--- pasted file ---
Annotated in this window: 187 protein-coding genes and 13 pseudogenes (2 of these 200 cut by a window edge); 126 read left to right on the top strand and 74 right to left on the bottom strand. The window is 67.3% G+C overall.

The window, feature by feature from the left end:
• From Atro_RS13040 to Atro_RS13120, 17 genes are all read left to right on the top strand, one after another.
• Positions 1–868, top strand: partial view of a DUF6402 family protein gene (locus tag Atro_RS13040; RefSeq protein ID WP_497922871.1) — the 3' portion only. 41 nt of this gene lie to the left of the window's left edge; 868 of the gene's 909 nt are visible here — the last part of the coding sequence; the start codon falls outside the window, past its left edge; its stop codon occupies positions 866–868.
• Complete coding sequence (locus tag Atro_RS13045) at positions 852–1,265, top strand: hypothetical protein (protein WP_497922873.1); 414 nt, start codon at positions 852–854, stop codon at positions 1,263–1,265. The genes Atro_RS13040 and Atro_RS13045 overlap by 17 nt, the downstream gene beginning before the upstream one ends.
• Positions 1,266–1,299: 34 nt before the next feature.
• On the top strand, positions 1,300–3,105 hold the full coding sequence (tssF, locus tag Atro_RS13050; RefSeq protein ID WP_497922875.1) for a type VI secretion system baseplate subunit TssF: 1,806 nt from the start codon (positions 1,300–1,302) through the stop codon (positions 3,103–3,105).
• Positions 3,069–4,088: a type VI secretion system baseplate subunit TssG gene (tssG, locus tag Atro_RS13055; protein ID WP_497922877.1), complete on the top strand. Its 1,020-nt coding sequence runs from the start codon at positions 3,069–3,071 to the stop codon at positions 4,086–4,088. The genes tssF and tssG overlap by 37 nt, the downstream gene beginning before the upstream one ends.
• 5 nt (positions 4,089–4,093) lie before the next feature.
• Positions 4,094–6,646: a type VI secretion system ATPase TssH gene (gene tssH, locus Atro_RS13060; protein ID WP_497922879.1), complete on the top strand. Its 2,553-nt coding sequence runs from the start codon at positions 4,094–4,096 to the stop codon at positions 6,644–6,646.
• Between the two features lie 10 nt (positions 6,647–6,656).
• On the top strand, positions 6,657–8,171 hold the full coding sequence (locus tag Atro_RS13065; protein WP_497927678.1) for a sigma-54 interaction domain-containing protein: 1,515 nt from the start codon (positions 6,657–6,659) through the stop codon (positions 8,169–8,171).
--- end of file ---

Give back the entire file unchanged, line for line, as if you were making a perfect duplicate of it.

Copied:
Annotated in this window: 187 protein-coding genes and 13 pseudogenes (2 of these 200 cut by a window edge); 126 read left to right on the top strand and 74 right to left on the bottom strand. The window is 67.3% G+C overall.

The window, feature by feature from the left end:
• From Atro_RS13040 to Atro_RS13120, 17 genes are all read left to right on the top strand, one after another.
• Positions 1–868, top strand: partial view of a DUF6402 family protein gene (locus tag Atro_RS13040; RefSeq protein ID WP_497922871.1) — the 3' portion only. 41 nt of this gene lie to the left of the window's left edge; 868 of the gene's 909 nt are visible here — the last part of the coding sequence; the start codon falls outside the window, past its left edge; its stop codon occupies positions 866–868.
• Complete coding sequence (locus tag Atro_RS13045) at positions 852–1,265, top strand: hypothetical protein (protein WP_497922873.1); 414 nt, start codon at positions 852–854, stop codon at positions 1,263–1,265. The genes Atro_RS13040 and Atro_RS13045 overlap by 17 nt, the downstream gene beginning before the upstream one ends.
• Positions 1,266–1,299: 34 nt before the next feature.
• On the top strand, positions 1,300–3,105 hold the full coding sequence (tssF, locus tag Atro_RS13050; RefSeq protein ID WP_497922875.1) for a type VI secretion system baseplate subunit TssF: 1,806 nt from the start codon (positions 1,300–1,302) through the stop codon (positions 3,103–3,105).
• Positions 3,069–4,088: a type VI secretion system baseplate subunit TssG gene (tssG, locus tag Atro_RS13055; protein ID WP_497922877.1), complete on the top strand. Its 1,020-nt coding sequence runs from the start codon at positions 3,069–3,071 to the stop codon at positions 4,086–4,088. The genes tssF and tssG overlap by 37 nt, the downstream gene beginning before the upstream one ends.
• 5 nt (positions 4,089–4,093) lie before the next feature.
• Positions 4,094–6,646: a type VI secretion system ATPase TssH gene (gene tssH, locus Atro_RS13060; protein ID WP_497922879.1), complete on the top strand. Its 2,553-nt coding sequence runs from the start codon at positions 4,094–4,096 to the stop codon at positions 6,644–6,646.
• Between the two features lie 10 nt (positions 6,647–6,656).
• On the top strand, positions 6,657–8,171 hold the full coding sequence (locus tag Atro_RS13065; protein WP_497927678.1) for a sigma-54 interaction domain-containing protein: 1,515 nt from the start codon (positions 6,657–6,659) through the stop codon (positions 8,169–8,171).